In an effort to not only keep up with the division rival Dodgers but also improve an inept offense, the Giants acquired All-Star right fielder Hunter Pence, in exchange for Nate Schierholtz, Tommy Joseph, and Seth Rosin.
Pence tends to float between both sides of the spectrum, often viewed as an overrated and underappreciated player. And outside of two really fluky, high-BABIP-driven offensive seasons (2007 and 2011) – hence the overrated part – he’s been a solid, consistent offensive performer that tends to hit about 10% better than the league average, the type of bat that adds depth to a lineup, certainly not one that greatly impacts either.
Only 29-years-old, Pence is starting to show some signs of age; he’s no longer a stolen base threat, though he was never really a great base runner, and his defensive play is only subtracting value now from his overall production now. With that being said, he should still be worth about one win the rest of the season.
But the problem for the Giants is the player Pence will be replacing everyday – Gregor Blanco – has been more valuable so far this season (1.9 to 1.3 fWAR). Blanco’s not quite the hitter Pence is, but he’s not that far from it either, and plays above-average defense. For San Francisco to really take advantage of this trade they would need to play Blanco in center where he would be an upgrade over Angel Pagan and keep Pence in right.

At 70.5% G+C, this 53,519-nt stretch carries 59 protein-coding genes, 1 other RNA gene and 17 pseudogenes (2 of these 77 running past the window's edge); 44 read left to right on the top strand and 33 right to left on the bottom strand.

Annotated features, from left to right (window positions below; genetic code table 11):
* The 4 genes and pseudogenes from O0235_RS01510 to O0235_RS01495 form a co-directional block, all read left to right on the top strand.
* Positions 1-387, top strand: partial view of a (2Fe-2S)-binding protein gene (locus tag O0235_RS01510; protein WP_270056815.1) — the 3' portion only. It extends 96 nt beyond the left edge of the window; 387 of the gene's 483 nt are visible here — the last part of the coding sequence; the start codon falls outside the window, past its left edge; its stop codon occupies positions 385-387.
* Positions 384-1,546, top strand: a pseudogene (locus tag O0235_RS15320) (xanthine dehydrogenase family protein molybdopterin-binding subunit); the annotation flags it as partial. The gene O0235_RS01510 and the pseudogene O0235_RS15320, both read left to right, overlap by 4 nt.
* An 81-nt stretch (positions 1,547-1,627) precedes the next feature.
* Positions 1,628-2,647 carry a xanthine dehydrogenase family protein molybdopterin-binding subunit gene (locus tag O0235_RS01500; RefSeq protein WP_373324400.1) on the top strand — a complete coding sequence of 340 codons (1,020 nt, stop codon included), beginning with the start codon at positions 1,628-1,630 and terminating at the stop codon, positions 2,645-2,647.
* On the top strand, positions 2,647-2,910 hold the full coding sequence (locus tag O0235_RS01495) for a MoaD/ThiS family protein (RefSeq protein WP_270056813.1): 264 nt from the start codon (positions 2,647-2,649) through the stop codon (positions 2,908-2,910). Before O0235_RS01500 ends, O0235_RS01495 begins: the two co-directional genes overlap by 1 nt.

Heading back the other way are Schierholtz, a very good fourth outfielder, Joseph, a 21-year-old catcher, and Rosin, a right-handed reliever with promising peripherals in High-A.
Schierholtz, simply, is a solid league average hitter with matching defensive skills in right field. He’s not flashy, nor does he have one standout tool, but he does do everything well enough to provide value to a major league team. At his best he’s a solid two-win player.
Joseph’s an offensive-minded catcher with some pretty widespread opinions among the scouting community. Statistically, there’s a lot to like about the 20-year-old. After showing some well below-average walk rates his first two seasons – 5.5% and 5.2% – that total has spiked this year, to 7.5%. This, of course, comes as one of just three players to play the majority of the season under the age of 21 in the Eastern League. He also doesn’t strikeout a lot either, which is another positive for a power-hitting prospect. Right now, he profiles as a solid .250/.320/.440 hitter with 20 homerun potential, premium production from the catching position.
The final player in the deal is Rosin, a 6-foot-6, 250 pound reliever. He’s show some surprisingly low walk rates for a tall pitcher – 2.8 BB/9 in his career – to go along with more than a strikeout an inning, but that comes with a rather large caveat: he’s a former collegiate player pitching against far less polished players.
Overall, this is pretty close to market value for a player of Pence’s caliber. The problem being that the Giants were already getting similar production from the trio of Schierholtz, Blanco and Pagan. It’s more of a lateral move – albeit a very expensive one – for San Francisco.
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